Tropical Chickweed can be identified by its ascending, weak stems and spade-shaped leaves, which grow opposite each other. This broadleaf weed can root at the lower nodes and reproduces by seeds and stem fragments. Tropical Chickweed produces small, greenish flowers in long, wide, spreading clusters with thin, easily broken branches. Its flowers and seeds are sticky and will stick to clothing and/or hair.
This broadleaf weed grows in moist to wet wooded areas, as well as in all disturbed areas. It thrives in the southern part of the United States, including Alabama, Florida, Georgia and Louisiana.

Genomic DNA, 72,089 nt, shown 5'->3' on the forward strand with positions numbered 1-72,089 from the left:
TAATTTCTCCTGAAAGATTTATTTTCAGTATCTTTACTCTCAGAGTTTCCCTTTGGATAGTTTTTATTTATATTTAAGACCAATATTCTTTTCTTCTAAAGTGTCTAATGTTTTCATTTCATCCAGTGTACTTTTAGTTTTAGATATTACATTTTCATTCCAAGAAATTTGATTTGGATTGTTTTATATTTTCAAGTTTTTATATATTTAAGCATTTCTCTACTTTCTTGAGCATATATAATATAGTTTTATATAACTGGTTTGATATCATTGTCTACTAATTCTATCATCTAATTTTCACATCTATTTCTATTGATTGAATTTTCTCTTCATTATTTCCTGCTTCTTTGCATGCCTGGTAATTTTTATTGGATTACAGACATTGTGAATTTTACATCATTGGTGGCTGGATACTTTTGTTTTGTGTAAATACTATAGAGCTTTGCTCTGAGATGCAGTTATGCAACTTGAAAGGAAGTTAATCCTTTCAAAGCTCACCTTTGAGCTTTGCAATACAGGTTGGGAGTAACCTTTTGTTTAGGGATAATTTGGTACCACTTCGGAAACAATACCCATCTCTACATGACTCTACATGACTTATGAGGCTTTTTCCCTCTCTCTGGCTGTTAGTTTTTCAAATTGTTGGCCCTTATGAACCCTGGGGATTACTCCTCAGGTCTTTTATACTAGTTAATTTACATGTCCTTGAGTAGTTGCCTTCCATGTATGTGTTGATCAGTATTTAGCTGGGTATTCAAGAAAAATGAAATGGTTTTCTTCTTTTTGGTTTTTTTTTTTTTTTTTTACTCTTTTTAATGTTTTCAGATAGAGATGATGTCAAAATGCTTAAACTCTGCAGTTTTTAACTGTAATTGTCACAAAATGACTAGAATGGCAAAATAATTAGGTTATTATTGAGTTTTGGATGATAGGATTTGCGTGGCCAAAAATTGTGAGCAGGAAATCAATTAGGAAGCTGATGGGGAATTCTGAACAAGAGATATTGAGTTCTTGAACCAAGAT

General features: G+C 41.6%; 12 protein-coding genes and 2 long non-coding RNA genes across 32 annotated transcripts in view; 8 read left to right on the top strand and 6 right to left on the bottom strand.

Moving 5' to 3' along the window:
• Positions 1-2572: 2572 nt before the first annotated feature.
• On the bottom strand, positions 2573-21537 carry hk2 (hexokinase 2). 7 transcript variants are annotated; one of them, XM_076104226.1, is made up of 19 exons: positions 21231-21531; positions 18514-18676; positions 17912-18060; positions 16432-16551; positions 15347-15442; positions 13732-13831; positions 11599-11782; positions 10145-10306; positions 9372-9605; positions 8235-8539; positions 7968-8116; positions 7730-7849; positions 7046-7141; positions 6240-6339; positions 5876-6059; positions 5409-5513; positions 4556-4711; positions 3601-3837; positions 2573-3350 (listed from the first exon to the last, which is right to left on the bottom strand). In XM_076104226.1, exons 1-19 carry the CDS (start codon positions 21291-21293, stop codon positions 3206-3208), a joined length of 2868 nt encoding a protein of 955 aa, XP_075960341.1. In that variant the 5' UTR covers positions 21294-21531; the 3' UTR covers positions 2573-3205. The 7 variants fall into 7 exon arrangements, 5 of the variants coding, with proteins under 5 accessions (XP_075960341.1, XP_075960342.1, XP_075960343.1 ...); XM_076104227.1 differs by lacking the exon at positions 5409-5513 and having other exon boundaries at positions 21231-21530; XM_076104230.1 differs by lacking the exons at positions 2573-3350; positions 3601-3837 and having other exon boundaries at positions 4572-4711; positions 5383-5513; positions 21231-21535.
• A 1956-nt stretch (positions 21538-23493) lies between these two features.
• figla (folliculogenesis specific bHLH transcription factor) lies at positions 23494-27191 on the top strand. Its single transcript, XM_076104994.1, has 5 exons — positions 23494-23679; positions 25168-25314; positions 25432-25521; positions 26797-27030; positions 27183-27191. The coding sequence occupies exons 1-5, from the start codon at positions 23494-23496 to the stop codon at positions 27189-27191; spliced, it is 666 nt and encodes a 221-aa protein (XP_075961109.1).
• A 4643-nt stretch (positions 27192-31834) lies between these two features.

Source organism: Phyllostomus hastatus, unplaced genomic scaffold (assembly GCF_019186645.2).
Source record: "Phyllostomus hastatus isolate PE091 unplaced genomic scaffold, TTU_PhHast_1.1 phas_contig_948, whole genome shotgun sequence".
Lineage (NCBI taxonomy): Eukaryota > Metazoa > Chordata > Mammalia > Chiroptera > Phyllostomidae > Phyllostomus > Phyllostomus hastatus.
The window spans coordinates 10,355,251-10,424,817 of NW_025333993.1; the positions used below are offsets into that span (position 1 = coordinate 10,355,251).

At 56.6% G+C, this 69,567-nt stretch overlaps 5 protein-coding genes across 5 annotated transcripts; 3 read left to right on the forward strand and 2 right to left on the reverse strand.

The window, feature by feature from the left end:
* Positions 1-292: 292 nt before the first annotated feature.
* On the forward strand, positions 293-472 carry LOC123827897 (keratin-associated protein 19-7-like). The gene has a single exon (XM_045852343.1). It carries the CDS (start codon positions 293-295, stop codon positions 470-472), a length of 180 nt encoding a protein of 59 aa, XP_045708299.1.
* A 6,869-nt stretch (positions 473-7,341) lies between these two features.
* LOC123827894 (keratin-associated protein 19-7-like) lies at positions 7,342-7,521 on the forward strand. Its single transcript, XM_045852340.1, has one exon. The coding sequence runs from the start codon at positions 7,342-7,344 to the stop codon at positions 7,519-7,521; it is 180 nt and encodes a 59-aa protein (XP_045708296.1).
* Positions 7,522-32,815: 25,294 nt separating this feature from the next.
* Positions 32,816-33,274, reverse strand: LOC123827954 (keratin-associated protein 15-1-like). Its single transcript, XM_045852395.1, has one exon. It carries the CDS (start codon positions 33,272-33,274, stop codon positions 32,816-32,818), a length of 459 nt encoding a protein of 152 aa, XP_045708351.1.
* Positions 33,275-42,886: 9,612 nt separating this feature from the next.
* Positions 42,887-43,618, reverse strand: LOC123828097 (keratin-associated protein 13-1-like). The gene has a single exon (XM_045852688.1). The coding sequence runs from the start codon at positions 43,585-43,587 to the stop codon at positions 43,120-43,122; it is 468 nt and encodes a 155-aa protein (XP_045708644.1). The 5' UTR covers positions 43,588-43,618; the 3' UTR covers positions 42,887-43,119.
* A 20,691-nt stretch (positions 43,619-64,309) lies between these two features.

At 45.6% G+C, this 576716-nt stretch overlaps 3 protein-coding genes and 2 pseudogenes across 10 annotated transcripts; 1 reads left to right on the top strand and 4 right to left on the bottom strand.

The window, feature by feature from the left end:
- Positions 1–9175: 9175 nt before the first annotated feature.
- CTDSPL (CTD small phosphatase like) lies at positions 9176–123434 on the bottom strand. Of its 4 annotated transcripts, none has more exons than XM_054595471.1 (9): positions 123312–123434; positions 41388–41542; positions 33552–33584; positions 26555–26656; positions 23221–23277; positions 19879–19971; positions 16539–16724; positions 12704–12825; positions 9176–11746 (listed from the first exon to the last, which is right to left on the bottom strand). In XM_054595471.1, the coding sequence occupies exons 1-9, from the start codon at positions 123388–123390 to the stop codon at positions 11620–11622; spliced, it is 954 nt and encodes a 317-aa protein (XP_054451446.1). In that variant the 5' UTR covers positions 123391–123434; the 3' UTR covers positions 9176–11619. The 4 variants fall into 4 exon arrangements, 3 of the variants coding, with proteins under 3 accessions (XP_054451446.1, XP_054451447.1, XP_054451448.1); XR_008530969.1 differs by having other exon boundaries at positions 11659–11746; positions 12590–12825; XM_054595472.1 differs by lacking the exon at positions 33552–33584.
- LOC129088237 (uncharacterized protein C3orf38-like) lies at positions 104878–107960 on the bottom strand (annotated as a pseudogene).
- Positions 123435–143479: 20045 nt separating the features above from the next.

A thick dense lawn is the best defense against invading broadleaf weeds. Drymaria cordatausually cannot be controlled by physical removal methods, such as weed-pulling, as this can spread seeds of this weed to additional areas of your lawn and landscaping. Prevention through proper mowing and watering techniques is key. If already present in your lawn, professionally selected and applied broadleaf weed killers—based on your specific climate and geography—are the most effective method for control.